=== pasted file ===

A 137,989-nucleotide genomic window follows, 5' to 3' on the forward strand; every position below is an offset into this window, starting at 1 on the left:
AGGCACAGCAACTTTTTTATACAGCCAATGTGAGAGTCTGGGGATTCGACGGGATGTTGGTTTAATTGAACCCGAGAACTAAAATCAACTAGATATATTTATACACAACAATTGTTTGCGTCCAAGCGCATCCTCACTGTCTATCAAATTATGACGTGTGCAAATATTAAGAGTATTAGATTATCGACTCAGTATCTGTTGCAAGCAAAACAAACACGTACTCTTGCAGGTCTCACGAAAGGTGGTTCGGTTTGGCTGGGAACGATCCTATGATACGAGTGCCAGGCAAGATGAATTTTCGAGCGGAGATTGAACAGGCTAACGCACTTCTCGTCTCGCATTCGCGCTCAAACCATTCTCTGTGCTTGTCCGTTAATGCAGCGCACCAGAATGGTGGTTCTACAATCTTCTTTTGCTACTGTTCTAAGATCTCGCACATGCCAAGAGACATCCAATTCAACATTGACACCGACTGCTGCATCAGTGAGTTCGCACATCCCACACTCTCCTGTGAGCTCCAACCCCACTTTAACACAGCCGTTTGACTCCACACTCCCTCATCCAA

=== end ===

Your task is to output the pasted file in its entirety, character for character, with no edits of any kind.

A 137,989-nucleotide genomic window follows, 5' to 3' on the forward strand; every position below is an offset into this window, starting at 1 on the left:
AGGCACAGCAACTTTTTTATACAGCCAATGTGAGAGTCTGGGGATTCGACGGGATGTTGGTTTAATTGAACCCGAGAACTAAAATCAACTAGATATATTTATACACAACAATTGTTTGCGTCCAAGCGCATCCTCACTGTCTATCAAATTATGACGTGTGCAAATATTAAGAGTATTAGATTATCGACTCAGTATCTGTTGCAAGCAAAACAAACACGTACTCTTGCAGGTCTCACGAAAGGTGGTTCGGTTTGGCTGGGAACGATCCTATGATACGAGTGCCAGGCAAGATGAATTTTCGAGCGGAGATTGAACAGGCTAACGCACTTCTCGTCTCGCATTCGCGCTCAAACCATTCTCTGTGCTTGTCCGTTAATGCAGCGCACCAGAATGGTGGTTCTACAATCTTCTTTTGCTACTGTTCTAAGATCTCGCACATGCCAAGAGACATCCAATTCAACATTGACACCGACTGCTGCATCAGTGAGTTCGCACATCCCACACTCTCCTGTGAGCTCCAACCCCACTTTAACACAGCCGTTTGACTCCACACTCCCTCATCCAA